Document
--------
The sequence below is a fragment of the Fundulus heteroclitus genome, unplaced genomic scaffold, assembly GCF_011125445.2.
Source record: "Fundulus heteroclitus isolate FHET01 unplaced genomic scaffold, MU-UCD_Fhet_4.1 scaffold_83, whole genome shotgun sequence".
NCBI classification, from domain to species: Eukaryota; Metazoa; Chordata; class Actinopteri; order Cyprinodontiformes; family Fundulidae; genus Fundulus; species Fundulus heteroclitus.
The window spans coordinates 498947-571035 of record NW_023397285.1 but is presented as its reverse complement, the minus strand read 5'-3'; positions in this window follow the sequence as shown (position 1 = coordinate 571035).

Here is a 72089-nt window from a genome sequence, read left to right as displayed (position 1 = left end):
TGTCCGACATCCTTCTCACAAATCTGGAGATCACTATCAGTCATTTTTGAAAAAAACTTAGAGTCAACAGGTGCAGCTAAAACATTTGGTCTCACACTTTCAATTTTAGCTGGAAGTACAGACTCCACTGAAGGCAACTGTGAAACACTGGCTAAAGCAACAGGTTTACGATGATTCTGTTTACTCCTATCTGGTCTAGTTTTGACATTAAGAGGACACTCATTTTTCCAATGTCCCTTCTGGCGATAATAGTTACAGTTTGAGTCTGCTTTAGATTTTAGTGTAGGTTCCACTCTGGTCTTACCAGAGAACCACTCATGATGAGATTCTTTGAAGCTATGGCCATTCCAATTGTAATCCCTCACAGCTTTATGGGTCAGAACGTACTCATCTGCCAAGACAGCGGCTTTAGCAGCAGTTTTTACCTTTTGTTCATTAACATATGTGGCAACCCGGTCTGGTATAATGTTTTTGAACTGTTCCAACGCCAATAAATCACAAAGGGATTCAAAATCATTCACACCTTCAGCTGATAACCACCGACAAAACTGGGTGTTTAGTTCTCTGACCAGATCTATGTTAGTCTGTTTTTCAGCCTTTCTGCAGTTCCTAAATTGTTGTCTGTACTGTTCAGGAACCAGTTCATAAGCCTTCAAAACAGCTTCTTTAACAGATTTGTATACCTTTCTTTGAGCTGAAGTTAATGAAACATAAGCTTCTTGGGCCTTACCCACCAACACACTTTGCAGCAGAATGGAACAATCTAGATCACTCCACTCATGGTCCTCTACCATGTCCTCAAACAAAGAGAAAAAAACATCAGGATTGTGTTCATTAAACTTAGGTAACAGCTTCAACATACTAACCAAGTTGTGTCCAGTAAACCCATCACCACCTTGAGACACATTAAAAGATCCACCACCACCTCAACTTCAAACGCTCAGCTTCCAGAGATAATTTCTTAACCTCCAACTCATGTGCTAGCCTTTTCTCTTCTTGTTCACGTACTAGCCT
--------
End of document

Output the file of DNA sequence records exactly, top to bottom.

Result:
The sequence below is a fragment of the Fundulus heteroclitus genome, unplaced genomic scaffold, assembly GCF_011125445.2.
Source record: "Fundulus heteroclitus isolate FHET01 unplaced genomic scaffold, MU-UCD_Fhet_4.1 scaffold_83, whole genome shotgun sequence".
NCBI classification, from domain to species: Eukaryota; Metazoa; Chordata; class Actinopteri; order Cyprinodontiformes; family Fundulidae; genus Fundulus; species Fundulus heteroclitus.
The window spans coordinates 498947-571035 of record NW_023397285.1 but is presented as its reverse complement, the minus strand read 5'-3'; positions in this window follow the sequence as shown (position 1 = coordinate 571035).

Here is a 72089-nt window from a genome sequence, read left to right as displayed (position 1 = left end):
TGTCCGACATCCTTCTCACAAATCTGGAGATCACTATCAGTCATTTTTGAAAAAAACTTAGAGTCAACAGGTGCAGCTAAAACATTTGGTCTCACACTTTCAATTTTAGCTGGAAGTACAGACTCCACTGAAGGCAACTGTGAAACACTGGCTAAAGCAACAGGTTTACGATGATTCTGTTTACTCCTATCTGGTCTAGTTTTGACATTAAGAGGACACTCATTTTTCCAATGTCCCTTCTGGCGATAATAGTTACAGTTTGAGTCTGCTTTAGATTTTAGTGTAGGTTCCACTCTGGTCTTACCAGAGAACCACTCATGATGAGATTCTTTGAAGCTATGGCCATTCCAATTGTAATCCCTCACAGCTTTATGGGTCAGAACGTACTCATCTGCCAAGACAGCGGCTTTAGCAGCAGTTTTTACCTTTTGTTCATTAACATATGTGGCAACCCGGTCTGGTATAATGTTTTTGAACTGTTCCAACGCCAATAAATCACAAAGGGATTCAAAATCATTCACACCTTCAGCTGATAACCACCGACAAAACTGGGTGTTTAGTTCTCTGACCAGATCTATGTTAGTCTGTTTTTCAGCCTTTCTGCAGTTCCTAAATTGTTGTCTGTACTGTTCAGGAACCAGTTCATAAGCCTTCAAAACAGCTTCTTTAACAGATTTGTATACCTTTCTTTGAGCTGAAGTTAATGAAACATAAGCTTCTTGGGCCTTACCCACCAACACACTTTGCAGCAGAATGGAACAATCTAGATCACTCCACTCATGGTCCTCTACCATGTCCTCAAACAAAGAGAAAAAAACATCAGGATTGTGTTCATTAAACTTAGGTAACAGCTTCAACATACTAACCAAGTTGTGTCCAGTAAACCCATCACCACCTTGAGACACATTAAAAGATCCACCACCACCTCAACTTCAAACGCTCAGCTTCCAGAGATAATTTCTTAACCTCCAACTCATGTGCTAGCCTTTTCTCTTCTTGTTCACGTACTAGCCT